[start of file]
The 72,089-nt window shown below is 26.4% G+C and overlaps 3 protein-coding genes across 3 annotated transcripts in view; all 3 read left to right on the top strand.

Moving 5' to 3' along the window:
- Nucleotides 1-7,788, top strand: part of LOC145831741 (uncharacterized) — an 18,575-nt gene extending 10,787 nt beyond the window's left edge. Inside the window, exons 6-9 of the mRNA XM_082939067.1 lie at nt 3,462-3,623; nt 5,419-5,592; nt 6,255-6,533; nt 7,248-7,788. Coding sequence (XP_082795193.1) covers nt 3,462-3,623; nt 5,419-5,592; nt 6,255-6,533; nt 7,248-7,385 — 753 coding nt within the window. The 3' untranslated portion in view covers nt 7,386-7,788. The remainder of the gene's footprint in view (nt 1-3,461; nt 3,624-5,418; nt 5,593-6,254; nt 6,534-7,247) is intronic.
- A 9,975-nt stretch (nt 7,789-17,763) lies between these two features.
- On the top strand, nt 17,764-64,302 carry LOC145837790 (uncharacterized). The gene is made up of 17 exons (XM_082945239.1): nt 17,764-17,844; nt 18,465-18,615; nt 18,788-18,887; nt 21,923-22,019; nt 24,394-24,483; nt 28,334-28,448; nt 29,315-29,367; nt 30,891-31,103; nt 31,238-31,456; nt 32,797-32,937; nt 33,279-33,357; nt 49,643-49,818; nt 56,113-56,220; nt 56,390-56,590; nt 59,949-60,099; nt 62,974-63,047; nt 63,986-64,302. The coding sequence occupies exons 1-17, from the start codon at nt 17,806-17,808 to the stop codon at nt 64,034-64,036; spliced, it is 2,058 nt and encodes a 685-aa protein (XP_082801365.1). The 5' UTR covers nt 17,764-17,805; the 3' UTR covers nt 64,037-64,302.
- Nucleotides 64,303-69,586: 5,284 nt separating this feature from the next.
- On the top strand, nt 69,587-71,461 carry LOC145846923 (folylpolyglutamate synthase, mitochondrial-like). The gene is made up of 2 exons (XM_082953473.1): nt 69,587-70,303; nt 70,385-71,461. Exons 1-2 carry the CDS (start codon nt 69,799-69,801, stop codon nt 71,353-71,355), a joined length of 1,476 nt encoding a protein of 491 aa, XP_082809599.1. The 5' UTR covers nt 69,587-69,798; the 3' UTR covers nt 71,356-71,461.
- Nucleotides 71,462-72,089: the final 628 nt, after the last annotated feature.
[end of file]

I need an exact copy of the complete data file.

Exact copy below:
The 72,089-nt window shown below is 26.4% G+C and overlaps 3 protein-coding genes across 3 annotated transcripts in view; all 3 read left to right on the top strand.

Moving 5' to 3' along the window:
- Nucleotides 1-7,788, top strand: part of LOC145831741 (uncharacterized) — an 18,575-nt gene extending 10,787 nt beyond the window's left edge. Inside the window, exons 6-9 of the mRNA XM_082939067.1 lie at nt 3,462-3,623; nt 5,419-5,592; nt 6,255-6,533; nt 7,248-7,788. Coding sequence (XP_082795193.1) covers nt 3,462-3,623; nt 5,419-5,592; nt 6,255-6,533; nt 7,248-7,385 — 753 coding nt within the window. The 3' untranslated portion in view covers nt 7,386-7,788. The remainder of the gene's footprint in view (nt 1-3,461; nt 3,624-5,418; nt 5,593-6,254; nt 6,534-7,247) is intronic.
- A 9,975-nt stretch (nt 7,789-17,763) lies between these two features.
- On the top strand, nt 17,764-64,302 carry LOC145837790 (uncharacterized). The gene is made up of 17 exons (XM_082945239.1): nt 17,764-17,844; nt 18,465-18,615; nt 18,788-18,887; nt 21,923-22,019; nt 24,394-24,483; nt 28,334-28,448; nt 29,315-29,367; nt 30,891-31,103; nt 31,238-31,456; nt 32,797-32,937; nt 33,279-33,357; nt 49,643-49,818; nt 56,113-56,220; nt 56,390-56,590; nt 59,949-60,099; nt 62,974-63,047; nt 63,986-64,302. The coding sequence occupies exons 1-17, from the start codon at nt 17,806-17,808 to the stop codon at nt 64,034-64,036; spliced, it is 2,058 nt and encodes a 685-aa protein (XP_082801365.1). The 5' UTR covers nt 17,764-17,805; the 3' UTR covers nt 64,037-64,302.
- Nucleotides 64,303-69,586: 5,284 nt separating this feature from the next.
- On the top strand, nt 69,587-71,461 carry LOC145846923 (folylpolyglutamate synthase, mitochondrial-like). The gene is made up of 2 exons (XM_082953473.1): nt 69,587-70,303; nt 70,385-71,461. Exons 1-2 carry the CDS (start codon nt 69,799-69,801, stop codon nt 71,353-71,355), a joined length of 1,476 nt encoding a protein of 491 aa, XP_082809599.1. The 5' UTR covers nt 69,587-69,798; the 3' UTR covers nt 71,356-71,461.
- Nucleotides 71,462-72,089: the final 628 nt, after the last annotated feature.